Successful fiction, for most people, requires a connection to something real, something they can relate to. (I know some people would disagree with this. But for most of us, reading a story that carries no connection to anything recognizable to us is not a pleasurable experience.) Tolkien recognized this. In his essay On Fairy-stories, he spoke of the necessity of an “inner consistency of reality” and noted, “The keener and clearer the reason, the better fantasy will it make,” i.e., one must understand the rules of the world before remaking them (section “Fantasy”). The best of authors are, in many ways, the builders of bridges: They take recognizable human experiences or components of our familiar world and use them to bear us unwittingly across the chasm to an unfamiliar world or existence. Suddenly, sometimes without knowing how we arrived there, we look up to find ourselves existing (fictionally) as a person we detest or inhabiting an experience we knew nothing about–or living in a world not our own: an alien planet, an underworld, an Elfland.
The risk comes when that bridge is so tenuous, so frail that the crossing becomes difficult or even impossible, and we stand on the other side, looking into a world or existence as a character that we cannot really connect to. It isn’t quite believable or real. Some might argue that is part of the point–LeGuin makes the case for escapism in her essay, which was a major component of Tolkien’s theory of fantasy as well1–but escapism is far from the sole reason for reading or writing fantasy. In fact one could–and I would–make the claim that fantasy functions just as easily as a test environment for ideas that would perhaps stretch the bounds of belief if grounded in our world. Fantasy as a genre, after all, is defined primarily by the author’s ability to bend the rules “just because.” That allows for the stereotypical sorcery and dragons, of course, but it also allows authors to add gender equality or benevolent monarchs or immortality, or to explore the darker elements of what it means to be human–genocide, colonialism, and slavery are all present in The Silmarillion, for example–without exploiting or misrepresenting the experiences of actual victims of those things in our real world. Adding such elements provokes interesting questions about what it means to be human in our world without becoming so entangled in the complexities of real-world history and modern society and the emotions these things incite.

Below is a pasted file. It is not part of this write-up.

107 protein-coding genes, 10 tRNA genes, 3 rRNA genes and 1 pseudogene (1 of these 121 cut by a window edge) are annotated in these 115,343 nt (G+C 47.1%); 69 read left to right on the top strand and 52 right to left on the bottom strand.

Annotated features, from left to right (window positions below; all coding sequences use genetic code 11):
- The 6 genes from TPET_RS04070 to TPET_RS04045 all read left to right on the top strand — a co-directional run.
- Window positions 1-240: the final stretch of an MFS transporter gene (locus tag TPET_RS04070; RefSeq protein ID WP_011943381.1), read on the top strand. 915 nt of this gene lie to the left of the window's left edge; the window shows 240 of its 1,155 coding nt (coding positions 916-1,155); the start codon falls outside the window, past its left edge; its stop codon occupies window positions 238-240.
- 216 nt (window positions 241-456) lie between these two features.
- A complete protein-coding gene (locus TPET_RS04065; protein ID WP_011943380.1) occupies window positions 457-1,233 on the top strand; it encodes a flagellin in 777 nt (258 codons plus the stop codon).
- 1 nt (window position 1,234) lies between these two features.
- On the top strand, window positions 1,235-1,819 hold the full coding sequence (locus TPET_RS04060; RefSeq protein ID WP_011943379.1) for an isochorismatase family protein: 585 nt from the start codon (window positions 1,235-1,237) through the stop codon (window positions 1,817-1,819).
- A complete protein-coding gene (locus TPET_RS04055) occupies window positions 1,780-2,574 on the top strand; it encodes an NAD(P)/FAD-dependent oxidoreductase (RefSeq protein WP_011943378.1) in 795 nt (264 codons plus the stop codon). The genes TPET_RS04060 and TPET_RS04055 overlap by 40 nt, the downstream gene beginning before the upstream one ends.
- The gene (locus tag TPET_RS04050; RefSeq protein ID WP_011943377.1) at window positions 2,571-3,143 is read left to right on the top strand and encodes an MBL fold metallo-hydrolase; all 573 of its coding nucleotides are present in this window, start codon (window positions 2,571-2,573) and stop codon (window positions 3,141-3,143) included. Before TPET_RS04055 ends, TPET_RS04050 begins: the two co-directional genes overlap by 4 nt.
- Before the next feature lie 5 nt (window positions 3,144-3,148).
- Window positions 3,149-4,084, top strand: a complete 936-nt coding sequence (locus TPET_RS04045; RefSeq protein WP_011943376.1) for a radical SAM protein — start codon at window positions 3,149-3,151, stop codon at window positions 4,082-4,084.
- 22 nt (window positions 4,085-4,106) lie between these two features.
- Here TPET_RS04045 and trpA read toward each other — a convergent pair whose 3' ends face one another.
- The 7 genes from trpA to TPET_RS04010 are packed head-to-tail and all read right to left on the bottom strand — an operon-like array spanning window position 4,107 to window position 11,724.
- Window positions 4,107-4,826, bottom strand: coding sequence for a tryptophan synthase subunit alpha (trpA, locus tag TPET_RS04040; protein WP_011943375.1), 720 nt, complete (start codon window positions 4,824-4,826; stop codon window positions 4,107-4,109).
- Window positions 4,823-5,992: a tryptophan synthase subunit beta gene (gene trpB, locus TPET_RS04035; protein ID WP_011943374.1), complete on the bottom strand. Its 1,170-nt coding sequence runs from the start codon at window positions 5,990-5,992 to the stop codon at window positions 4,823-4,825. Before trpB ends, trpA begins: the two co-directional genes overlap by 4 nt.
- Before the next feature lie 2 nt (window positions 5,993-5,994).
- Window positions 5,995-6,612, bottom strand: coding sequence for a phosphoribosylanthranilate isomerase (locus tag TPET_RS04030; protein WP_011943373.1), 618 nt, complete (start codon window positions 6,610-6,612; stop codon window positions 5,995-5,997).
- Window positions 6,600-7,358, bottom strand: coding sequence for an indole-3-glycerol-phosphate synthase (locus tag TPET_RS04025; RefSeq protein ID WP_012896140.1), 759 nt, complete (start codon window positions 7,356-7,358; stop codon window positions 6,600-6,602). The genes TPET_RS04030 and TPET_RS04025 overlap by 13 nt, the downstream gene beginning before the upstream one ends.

Which brings me back to the question of Aman and how best to write stories set in this otherworldly place. A good deal of it depends on your purpose for writing about Aman: Is it an escape? Or are you situating a recognizable human experience inside an otherworldly setting to see what comes of it?
For me, it is the latter, and not just because I find this the most meaningful type of fiction to write but because the material Tolkien gave me to work with suggests this approach. Earlier, I emphasized LeGuin’s quote that “[t]he Lords of Elfland are true lords, the only true lords, the kind that do not exist on this earth: their lordship is the outward sign or symbol of real inward greatness” (148). If the magic of Elfland comes from language and style, then LeGuin is correct to hold up Tolkien as a master of “the genuine Elfland accent,” but what she says here is a whole ‘nuther animal, and had LeGuin had access to The Silmarillion–she wrote “From Elfland to Poughkeepsie” in 1973–then she might have been less confident in this assertion about the “true lords” of Elfland (148).
As a nascent Tolkien fan, I fell in love first with The Lord of the Rings and, when I reread it now, love it anew for reasons I need articulate to no fan of Tolkien. But what seized my heart and transported me fully to Middle-earth was The Silmarillion. I’ve spent thirteen years now writing stories about The Silmarillion, motivated largely by a desire to understand the flawed world and characters it presents. Most of my stories are set in Aman. This possibly seems contradictory: If I love flaws, then why would I set most of my work in “Elfland,” in a place described as “blessed, for the Deathless dwelt there, and there naught faded nor withered, neither was there any stain upon flower or leaf in that land, nor any corruption or sickness in anything that lived; for the very stones and waters were hallowed” (Silmarillion, “Of the Beginning of Days”)?